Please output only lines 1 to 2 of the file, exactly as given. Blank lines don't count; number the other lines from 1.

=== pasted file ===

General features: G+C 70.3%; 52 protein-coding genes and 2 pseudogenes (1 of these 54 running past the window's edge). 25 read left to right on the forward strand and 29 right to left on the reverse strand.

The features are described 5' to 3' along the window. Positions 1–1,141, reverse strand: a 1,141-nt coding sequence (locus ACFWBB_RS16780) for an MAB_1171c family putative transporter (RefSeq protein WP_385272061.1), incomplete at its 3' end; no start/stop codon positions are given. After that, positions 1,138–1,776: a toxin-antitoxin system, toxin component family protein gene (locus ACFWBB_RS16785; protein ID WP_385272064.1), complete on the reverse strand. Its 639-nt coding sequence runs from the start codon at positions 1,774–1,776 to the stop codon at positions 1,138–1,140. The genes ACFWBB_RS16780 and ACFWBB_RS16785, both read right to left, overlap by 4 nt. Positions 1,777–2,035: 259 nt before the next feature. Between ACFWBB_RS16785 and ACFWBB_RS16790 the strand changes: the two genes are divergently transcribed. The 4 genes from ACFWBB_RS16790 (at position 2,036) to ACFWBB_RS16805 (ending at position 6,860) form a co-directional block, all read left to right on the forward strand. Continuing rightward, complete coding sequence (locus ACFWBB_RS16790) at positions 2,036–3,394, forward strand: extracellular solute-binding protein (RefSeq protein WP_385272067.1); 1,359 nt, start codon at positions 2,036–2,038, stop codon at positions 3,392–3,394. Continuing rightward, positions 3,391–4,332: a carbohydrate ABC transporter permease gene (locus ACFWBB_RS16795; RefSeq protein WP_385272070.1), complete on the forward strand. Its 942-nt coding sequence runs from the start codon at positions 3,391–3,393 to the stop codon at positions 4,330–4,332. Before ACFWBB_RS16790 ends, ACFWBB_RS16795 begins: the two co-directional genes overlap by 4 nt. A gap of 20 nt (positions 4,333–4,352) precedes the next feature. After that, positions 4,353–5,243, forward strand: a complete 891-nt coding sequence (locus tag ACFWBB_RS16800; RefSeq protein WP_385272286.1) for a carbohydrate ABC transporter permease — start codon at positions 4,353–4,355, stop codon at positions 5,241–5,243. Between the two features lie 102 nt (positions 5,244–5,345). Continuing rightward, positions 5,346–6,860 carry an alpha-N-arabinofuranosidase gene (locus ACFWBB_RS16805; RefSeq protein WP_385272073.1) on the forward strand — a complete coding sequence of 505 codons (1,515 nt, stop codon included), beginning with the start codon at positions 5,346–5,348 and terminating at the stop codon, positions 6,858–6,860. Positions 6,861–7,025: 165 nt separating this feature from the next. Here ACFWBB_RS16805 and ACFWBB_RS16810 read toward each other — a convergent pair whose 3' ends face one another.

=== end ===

General features: G+C 70.3%; 52 protein-coding genes and 2 pseudogenes (1 of these 54 running past the window's edge). 25 read left to right on the forward strand and 29 right to left on the reverse strand.

The features are described 5' to 3' along the window. Positions 1–1,141, reverse strand: a 1,141-nt coding sequence (locus ACFWBB_RS16780) for an MAB_1171c family putative transporter (RefSeq protein WP_385272061.1), incomplete at its 3' end; no start/stop codon positions are given. After that, positions 1,138–1,776: a toxin-antitoxin system, toxin component family protein gene (locus ACFWBB_RS16785; protein ID WP_385272064.1), complete on the reverse strand. Its 639-nt coding sequence runs from the start codon at positions 1,774–1,776 to the stop codon at positions 1,138–1,140. The genes ACFWBB_RS16780 and ACFWBB_RS16785, both read right to left, overlap by 4 nt. Positions 1,777–2,035: 259 nt before the next feature. Between ACFWBB_RS16785 and ACFWBB_RS16790 the strand changes: the two genes are divergently transcribed. The 4 genes from ACFWBB_RS16790 (at position 2,036) to ACFWBB_RS16805 (ending at position 6,860) form a co-directional block, all read left to right on the forward strand. Continuing rightward, complete coding sequence (locus ACFWBB_RS16790) at positions 2,036–3,394, forward strand: extracellular solute-binding protein (RefSeq protein WP_385272067.1); 1,359 nt, start codon at positions 2,036–2,038, stop codon at positions 3,392–3,394. Continuing rightward, positions 3,391–4,332: a carbohydrate ABC transporter permease gene (locus ACFWBB_RS16795; RefSeq protein WP_385272070.1), complete on the forward strand. Its 942-nt coding sequence runs from the start codon at positions 3,391–3,393 to the stop codon at positions 4,330–4,332. Before ACFWBB_RS16790 ends, ACFWBB_RS16795 begins: the two co-directional genes overlap by 4 nt. A gap of 20 nt (positions 4,333–4,352) precedes the next feature. After that, positions 4,353–5,243, forward strand: a complete 891-nt coding sequence (locus tag ACFWBB_RS16800; RefSeq protein WP_385272286.1) for a carbohydrate ABC transporter permease — start codon at positions 4,353–4,355, stop codon at positions 5,241–5,243. Between the two features lie 102 nt (positions 5,244–5,345). Continuing rightward, positions 5,346–6,860 carry an alpha-N-arabinofuranosidase gene (locus ACFWBB_RS16805; RefSeq protein WP_385272073.1) on the forward strand — a complete coding sequence of 505 codons (1,515 nt, stop codon included), beginning with the start codon at positions 5,346–5,348 and terminating at the stop codon, positions 6,858–6,860. Positions 6,861–7,025: 165 nt separating this feature from the next. Here ACFWBB_RS16805 and ACFWBB_RS16810 read toward each other — a convergent pair whose 3' ends face one another.